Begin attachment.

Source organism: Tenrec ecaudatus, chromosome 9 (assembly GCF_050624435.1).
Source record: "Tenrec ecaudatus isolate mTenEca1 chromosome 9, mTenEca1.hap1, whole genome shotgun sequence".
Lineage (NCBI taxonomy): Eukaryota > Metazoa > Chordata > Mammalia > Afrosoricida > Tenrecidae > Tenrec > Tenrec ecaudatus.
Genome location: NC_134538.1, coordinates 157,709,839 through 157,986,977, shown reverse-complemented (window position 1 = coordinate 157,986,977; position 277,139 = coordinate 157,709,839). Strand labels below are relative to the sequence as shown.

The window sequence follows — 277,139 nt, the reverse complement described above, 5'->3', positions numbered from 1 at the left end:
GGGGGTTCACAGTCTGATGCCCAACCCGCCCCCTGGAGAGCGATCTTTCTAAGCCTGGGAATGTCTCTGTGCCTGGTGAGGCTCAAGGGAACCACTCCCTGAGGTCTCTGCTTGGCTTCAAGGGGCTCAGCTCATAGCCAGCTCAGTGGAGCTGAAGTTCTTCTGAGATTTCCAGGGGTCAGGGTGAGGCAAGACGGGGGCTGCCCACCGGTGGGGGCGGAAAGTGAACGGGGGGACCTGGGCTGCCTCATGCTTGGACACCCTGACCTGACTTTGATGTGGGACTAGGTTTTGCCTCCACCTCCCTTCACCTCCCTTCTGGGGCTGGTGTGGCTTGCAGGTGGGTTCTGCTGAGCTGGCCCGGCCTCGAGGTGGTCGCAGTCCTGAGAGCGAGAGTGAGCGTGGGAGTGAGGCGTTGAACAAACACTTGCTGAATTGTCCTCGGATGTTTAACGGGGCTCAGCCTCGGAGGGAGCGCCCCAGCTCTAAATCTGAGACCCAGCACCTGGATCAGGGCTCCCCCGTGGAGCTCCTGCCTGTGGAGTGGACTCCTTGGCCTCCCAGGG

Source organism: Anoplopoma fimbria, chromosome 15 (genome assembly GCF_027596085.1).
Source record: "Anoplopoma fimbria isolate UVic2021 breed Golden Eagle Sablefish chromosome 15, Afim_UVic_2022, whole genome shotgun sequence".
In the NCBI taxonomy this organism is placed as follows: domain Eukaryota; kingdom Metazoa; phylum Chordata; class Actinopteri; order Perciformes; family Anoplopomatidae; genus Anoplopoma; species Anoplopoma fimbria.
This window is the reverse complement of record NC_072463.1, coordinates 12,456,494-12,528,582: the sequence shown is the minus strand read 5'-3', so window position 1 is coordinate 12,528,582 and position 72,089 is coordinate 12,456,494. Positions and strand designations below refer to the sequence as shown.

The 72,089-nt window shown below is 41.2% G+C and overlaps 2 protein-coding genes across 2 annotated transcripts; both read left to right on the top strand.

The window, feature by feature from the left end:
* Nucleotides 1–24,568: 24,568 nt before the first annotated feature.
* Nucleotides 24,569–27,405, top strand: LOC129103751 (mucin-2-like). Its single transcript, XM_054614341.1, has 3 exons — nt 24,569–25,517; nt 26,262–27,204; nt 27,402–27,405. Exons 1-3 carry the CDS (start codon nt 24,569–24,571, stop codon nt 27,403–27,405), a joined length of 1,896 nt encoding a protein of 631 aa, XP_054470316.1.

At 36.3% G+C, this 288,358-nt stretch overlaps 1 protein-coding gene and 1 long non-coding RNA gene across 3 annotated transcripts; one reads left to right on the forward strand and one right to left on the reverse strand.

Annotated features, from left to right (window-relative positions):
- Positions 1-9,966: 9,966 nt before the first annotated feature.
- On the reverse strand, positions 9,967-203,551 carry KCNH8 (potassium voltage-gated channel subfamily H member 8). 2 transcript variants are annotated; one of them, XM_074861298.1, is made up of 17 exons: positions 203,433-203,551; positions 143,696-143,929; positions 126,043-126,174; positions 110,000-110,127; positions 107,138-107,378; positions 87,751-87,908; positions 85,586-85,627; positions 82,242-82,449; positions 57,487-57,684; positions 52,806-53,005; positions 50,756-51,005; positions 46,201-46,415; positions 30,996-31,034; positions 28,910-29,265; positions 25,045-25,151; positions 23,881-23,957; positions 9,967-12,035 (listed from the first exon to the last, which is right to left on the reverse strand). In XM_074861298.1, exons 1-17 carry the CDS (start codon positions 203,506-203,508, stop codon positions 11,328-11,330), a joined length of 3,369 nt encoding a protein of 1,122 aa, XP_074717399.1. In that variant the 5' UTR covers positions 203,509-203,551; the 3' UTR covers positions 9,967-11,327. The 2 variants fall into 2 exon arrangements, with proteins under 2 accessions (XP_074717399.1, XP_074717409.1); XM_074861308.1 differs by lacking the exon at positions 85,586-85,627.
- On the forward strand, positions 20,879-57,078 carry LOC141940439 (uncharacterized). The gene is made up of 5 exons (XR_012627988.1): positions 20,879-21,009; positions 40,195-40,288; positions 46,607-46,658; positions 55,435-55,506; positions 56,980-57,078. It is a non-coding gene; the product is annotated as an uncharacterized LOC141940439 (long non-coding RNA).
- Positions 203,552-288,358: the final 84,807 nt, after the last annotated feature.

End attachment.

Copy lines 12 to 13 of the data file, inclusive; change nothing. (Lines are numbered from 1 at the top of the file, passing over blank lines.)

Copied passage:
The window, feature by feature from the left end:
* Nucleotides 1–24,568: 24,568 nt before the first annotated feature.